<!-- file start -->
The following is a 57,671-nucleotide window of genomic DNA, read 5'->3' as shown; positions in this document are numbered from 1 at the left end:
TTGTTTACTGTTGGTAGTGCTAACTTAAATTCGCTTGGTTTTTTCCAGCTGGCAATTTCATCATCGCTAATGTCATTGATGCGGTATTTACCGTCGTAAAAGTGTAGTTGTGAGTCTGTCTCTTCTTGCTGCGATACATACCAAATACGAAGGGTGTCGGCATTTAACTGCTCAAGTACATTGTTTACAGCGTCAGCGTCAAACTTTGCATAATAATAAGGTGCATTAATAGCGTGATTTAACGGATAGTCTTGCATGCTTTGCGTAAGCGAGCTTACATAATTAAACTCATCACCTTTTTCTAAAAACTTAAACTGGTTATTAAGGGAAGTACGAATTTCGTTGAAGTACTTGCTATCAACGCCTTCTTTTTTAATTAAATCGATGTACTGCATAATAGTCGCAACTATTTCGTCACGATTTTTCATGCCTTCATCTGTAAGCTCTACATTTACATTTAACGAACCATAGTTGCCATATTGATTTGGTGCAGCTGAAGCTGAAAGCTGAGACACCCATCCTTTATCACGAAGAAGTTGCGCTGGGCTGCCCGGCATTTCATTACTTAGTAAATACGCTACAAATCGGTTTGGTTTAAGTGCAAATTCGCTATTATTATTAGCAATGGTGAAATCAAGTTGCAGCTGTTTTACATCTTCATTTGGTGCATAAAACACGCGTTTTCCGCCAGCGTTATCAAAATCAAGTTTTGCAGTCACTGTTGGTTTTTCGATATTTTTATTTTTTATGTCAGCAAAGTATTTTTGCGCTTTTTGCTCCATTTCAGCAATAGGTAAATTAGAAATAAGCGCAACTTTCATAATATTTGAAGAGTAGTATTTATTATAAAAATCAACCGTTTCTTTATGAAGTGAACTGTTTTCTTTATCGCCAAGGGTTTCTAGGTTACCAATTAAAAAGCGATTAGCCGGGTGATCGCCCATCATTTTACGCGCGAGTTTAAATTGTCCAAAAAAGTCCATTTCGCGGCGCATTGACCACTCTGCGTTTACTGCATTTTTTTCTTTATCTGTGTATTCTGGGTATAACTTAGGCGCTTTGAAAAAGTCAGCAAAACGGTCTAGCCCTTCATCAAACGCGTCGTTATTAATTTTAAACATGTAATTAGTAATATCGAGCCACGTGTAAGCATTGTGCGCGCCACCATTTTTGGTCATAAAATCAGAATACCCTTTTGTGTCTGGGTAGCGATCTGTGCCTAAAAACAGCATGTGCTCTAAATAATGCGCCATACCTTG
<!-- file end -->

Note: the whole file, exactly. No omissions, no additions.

The following is a 57,671-nucleotide window of genomic DNA, read 5'->3' as shown; positions in this document are numbered from 1 at the left end:
TTGTTTACTGTTGGTAGTGCTAACTTAAATTCGCTTGGTTTTTTCCAGCTGGCAATTTCATCATCGCTAATGTCATTGATGCGGTATTTACCGTCGTAAAAGTGTAGTTGTGAGTCTGTCTCTTCTTGCTGCGATACATACCAAATACGAAGGGTGTCGGCATTTAACTGCTCAAGTACATTGTTTACAGCGTCAGCGTCAAACTTTGCATAATAATAAGGTGCATTAATAGCGTGATTTAACGGATAGTCTTGCATGCTTTGCGTAAGCGAGCTTACATAATTAAACTCATCACCTTTTTCTAAAAACTTAAACTGGTTATTAAGGGAAGTACGAATTTCGTTGAAGTACTTGCTATCAACGCCTTCTTTTTTAATTAAATCGATGTACTGCATAATAGTCGCAACTATTTCGTCACGATTTTTCATGCCTTCATCTGTAAGCTCTACATTTACATTTAACGAACCATAGTTGCCATATTGATTTGGTGCAGCTGAAGCTGAAAGCTGAGACACCCATCCTTTATCACGAAGAAGTTGCGCTGGGCTGCCCGGCATTTCATTACTTAGTAAATACGCTACAAATCGGTTTGGTTTAAGTGCAAATTCGCTATTATTATTAGCAATGGTGAAATCAAGTTGCAGCTGTTTTACATCTTCATTTGGTGCATAAAACACGCGTTTTCCGCCAGCGTTATCAAAATCAAGTTTTGCAGTCACTGTTGGTTTTTCGATATTTTTATTTTTTATGTCAGCAAAGTATTTTTGCGCTTTTTGCTCCATTTCAGCAATAGGTAAATTAGAAATAAGCGCAACTTTCATAATATTTGAAGAGTAGTATTTATTATAAAAATCAACCGTTTCTTTATGAAGTGAACTGTTTTCTTTATCGCCAAGGGTTTCTAGGTTACCAATTAAAAAGCGATTAGCCGGGTGATCGCCCATCATTTTACGCGCGAGTTTAAATTGTCCAAAAAAGTCCATTTCGCGGCGCATTGACCACTCTGCGTTTACTGCATTTTTTTCTTTATCTGTGTATTCTGGGTATAACTTAGGCGCTTTGAAAAAGTCAGCAAAACGGTCTAGCCCTTCATCAAACGCGTCGTTATTAATTTTAAACATGTAATTAGTAATATCGAGCCACGTGTAAGCATTGTGCGCGCCACCATTTTTGGTCATAAAATCAGAATACCCTTTTGTGTCTGGGTAGCGATCTGTGCCTAAAAACAGCATGTGCTCTAAATAATGCGCCATACCTTG